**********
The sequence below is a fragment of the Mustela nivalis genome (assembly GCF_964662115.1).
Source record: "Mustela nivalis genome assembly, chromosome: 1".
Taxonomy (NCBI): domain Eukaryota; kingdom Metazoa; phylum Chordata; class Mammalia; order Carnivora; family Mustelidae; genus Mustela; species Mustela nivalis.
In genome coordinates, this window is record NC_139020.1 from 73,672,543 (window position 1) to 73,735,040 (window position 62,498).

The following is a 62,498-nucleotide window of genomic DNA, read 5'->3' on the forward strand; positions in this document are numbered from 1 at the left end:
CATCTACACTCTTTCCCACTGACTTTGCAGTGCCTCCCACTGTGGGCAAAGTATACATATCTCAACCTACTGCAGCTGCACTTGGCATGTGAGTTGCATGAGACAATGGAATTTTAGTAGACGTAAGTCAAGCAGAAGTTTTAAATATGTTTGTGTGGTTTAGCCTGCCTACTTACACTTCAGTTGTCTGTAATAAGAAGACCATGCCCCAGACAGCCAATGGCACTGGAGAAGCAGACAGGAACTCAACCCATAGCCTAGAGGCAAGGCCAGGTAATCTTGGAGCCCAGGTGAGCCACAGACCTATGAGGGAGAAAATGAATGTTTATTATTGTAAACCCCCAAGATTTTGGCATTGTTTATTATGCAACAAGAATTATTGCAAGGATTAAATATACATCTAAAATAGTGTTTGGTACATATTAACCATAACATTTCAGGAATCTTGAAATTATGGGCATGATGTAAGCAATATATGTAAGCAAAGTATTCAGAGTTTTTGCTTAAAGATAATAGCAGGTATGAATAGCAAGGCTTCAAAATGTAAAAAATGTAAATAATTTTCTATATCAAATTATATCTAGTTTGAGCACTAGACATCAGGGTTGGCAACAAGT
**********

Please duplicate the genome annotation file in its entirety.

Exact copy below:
The sequence below is a fragment of the Mustela nivalis genome (assembly GCF_964662115.1).
Source record: "Mustela nivalis genome assembly, chromosome: 1".
Taxonomy (NCBI): domain Eukaryota; kingdom Metazoa; phylum Chordata; class Mammalia; order Carnivora; family Mustelidae; genus Mustela; species Mustela nivalis.
In genome coordinates, this window is record NC_139020.1 from 73,672,543 (window position 1) to 73,735,040 (window position 62,498).

The following is a 62,498-nucleotide window of genomic DNA, read 5'->3' on the forward strand; positions in this document are numbered from 1 at the left end:
CATCTACACTCTTTCCCACTGACTTTGCAGTGCCTCCCACTGTGGGCAAAGTATACATATCTCAACCTACTGCAGCTGCACTTGGCATGTGAGTTGCATGAGACAATGGAATTTTAGTAGACGTAAGTCAAGCAGAAGTTTTAAATATGTTTGTGTGGTTTAGCCTGCCTACTTACACTTCAGTTGTCTGTAATAAGAAGACCATGCCCCAGACAGCCAATGGCACTGGAGAAGCAGACAGGAACTCAACCCATAGCCTAGAGGCAAGGCCAGGTAATCTTGGAGCCCAGGTGAGCCACAGACCTATGAGGGAGAAAATGAATGTTTATTATTGTAAACCCCCAAGATTTTGGCATTGTTTATTATGCAACAAGAATTATTGCAAGGATTAAATATACATCTAAAATAGTGTTTGGTACATATTAACCATAACATTTCAGGAATCTTGAAATTATGGGCATGATGTAAGCAATATATGTAAGCAAAGTATTCAGAGTTTTTGCTTAAAGATAATAGCAGGTATGAATAGCAAGGCTTCAAAATGTAAAAAATGTAAATAATTTTCTATATCAAATTATATCTAGTTTGAGCACTAGACATCAGGGTTGGCAACAAGT